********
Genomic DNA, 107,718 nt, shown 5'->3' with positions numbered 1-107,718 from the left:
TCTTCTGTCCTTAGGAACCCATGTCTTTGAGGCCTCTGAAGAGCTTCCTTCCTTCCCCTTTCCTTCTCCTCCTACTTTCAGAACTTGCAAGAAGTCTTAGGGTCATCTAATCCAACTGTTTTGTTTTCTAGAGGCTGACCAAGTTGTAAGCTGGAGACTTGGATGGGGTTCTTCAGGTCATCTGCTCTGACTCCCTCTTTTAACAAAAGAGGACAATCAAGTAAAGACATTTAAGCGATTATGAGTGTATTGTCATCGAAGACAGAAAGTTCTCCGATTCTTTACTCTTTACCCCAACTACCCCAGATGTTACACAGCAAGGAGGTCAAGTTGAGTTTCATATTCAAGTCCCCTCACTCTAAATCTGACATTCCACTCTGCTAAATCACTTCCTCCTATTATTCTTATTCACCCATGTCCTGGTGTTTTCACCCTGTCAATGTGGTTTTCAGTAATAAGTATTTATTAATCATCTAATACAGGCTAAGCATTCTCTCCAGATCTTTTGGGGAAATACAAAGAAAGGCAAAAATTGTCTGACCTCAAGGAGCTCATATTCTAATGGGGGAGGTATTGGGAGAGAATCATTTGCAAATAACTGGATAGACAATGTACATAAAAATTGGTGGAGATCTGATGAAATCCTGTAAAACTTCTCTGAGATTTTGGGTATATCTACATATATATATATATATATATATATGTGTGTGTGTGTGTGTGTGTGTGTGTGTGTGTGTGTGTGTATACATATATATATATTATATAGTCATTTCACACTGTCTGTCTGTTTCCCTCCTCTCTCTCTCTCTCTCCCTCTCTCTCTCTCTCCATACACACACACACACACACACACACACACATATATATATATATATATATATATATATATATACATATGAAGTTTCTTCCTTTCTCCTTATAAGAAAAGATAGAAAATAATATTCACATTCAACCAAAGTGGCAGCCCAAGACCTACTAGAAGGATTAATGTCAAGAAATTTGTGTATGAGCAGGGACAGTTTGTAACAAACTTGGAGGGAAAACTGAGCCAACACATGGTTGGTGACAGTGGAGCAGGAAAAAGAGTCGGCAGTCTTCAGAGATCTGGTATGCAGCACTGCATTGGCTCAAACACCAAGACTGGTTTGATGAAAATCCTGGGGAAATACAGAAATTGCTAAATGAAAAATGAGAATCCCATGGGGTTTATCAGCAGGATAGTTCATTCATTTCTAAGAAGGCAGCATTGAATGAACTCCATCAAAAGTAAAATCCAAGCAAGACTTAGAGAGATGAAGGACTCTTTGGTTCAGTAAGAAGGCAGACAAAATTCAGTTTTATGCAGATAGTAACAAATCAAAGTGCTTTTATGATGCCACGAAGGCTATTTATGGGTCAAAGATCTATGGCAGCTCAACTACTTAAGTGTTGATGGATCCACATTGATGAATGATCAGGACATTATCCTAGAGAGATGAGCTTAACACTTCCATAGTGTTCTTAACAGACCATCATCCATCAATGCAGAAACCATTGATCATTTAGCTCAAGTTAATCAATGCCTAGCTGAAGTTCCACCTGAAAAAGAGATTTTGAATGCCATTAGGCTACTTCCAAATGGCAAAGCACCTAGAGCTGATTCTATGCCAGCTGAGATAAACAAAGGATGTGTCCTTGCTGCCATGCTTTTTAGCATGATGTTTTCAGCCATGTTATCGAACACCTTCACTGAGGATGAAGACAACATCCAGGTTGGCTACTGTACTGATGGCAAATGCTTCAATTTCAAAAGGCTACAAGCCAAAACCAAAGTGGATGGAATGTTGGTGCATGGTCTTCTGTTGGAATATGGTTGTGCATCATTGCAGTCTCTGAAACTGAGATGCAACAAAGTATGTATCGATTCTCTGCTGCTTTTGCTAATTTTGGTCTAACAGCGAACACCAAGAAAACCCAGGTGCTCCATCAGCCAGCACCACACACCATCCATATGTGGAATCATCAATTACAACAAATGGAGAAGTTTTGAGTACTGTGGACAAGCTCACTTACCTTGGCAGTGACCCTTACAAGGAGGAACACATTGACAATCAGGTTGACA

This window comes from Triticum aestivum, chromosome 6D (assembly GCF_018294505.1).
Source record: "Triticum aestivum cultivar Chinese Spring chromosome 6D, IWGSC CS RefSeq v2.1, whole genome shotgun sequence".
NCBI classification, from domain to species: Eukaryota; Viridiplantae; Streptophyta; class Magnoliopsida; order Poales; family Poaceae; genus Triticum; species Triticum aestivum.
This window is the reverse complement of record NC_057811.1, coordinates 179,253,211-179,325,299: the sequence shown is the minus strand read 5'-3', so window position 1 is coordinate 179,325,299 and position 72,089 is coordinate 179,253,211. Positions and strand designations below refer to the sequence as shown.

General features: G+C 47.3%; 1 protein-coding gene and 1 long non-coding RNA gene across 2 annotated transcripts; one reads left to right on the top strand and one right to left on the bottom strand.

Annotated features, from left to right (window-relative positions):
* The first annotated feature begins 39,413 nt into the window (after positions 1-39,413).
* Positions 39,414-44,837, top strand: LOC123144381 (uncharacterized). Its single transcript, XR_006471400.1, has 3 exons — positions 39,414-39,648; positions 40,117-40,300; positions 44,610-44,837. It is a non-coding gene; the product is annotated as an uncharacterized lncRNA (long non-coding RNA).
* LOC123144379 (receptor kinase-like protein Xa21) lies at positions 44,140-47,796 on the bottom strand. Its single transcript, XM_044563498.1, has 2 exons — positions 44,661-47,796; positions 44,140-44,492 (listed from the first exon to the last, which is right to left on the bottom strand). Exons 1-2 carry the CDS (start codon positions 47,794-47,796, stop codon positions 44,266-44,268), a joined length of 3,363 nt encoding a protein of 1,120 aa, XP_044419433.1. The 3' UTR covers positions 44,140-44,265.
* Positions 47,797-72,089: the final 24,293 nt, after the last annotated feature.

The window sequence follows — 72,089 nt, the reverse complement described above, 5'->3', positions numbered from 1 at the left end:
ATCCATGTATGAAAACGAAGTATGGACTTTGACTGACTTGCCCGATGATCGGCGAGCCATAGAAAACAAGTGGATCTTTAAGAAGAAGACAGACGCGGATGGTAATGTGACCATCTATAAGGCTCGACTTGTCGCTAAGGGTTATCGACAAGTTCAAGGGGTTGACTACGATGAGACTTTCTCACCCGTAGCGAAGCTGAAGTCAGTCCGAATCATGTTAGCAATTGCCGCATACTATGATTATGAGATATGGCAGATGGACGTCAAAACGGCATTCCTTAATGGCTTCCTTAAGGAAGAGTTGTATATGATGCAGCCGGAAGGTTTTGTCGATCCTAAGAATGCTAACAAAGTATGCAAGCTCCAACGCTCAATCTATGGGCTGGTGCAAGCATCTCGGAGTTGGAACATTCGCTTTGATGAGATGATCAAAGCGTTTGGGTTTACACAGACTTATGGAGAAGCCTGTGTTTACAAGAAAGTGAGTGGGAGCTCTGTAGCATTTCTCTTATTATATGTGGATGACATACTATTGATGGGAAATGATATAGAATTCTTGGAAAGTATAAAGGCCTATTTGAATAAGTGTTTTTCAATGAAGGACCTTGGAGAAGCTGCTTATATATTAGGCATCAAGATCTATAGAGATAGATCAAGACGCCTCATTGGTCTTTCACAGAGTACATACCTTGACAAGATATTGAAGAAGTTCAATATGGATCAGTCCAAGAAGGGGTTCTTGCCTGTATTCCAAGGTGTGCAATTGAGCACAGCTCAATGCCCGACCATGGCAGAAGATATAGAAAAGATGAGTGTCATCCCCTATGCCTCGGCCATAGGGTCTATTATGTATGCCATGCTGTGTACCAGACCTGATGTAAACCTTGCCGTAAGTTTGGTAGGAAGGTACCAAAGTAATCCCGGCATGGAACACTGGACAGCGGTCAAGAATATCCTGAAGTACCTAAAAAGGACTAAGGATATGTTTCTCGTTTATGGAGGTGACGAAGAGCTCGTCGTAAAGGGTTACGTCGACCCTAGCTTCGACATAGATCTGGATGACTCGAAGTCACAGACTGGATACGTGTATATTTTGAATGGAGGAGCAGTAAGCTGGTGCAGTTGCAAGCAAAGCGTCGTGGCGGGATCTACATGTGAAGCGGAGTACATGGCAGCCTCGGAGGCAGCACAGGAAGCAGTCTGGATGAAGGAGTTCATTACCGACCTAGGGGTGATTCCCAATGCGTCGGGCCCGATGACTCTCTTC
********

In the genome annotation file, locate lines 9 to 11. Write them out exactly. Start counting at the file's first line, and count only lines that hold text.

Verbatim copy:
* The first annotated feature begins 39,413 nt into the window (after positions 1-39,413).
* Positions 39,414-44,837, top strand: LOC123144381 (uncharacterized). Its single transcript, XR_006471400.1, has 3 exons — positions 39,414-39,648; positions 40,117-40,300; positions 44,610-44,837. It is a non-coding gene; the product is annotated as an uncharacterized lncRNA (long non-coding RNA).
* LOC123144379 (receptor kinase-like protein Xa21) lies at positions 44,140-47,796 on the bottom strand. Its single transcript, XM_044563498.1, has 2 exons — positions 44,661-47,796; positions 44,140-44,492 (listed from the first exon to the last, which is right to left on the bottom strand). Exons 1-2 carry the CDS (start codon positions 47,794-47,796, stop codon positions 44,266-44,268), a joined length of 3,363 nt encoding a protein of 1,120 aa, XP_044419433.1. The 3' UTR covers positions 44,140-44,265.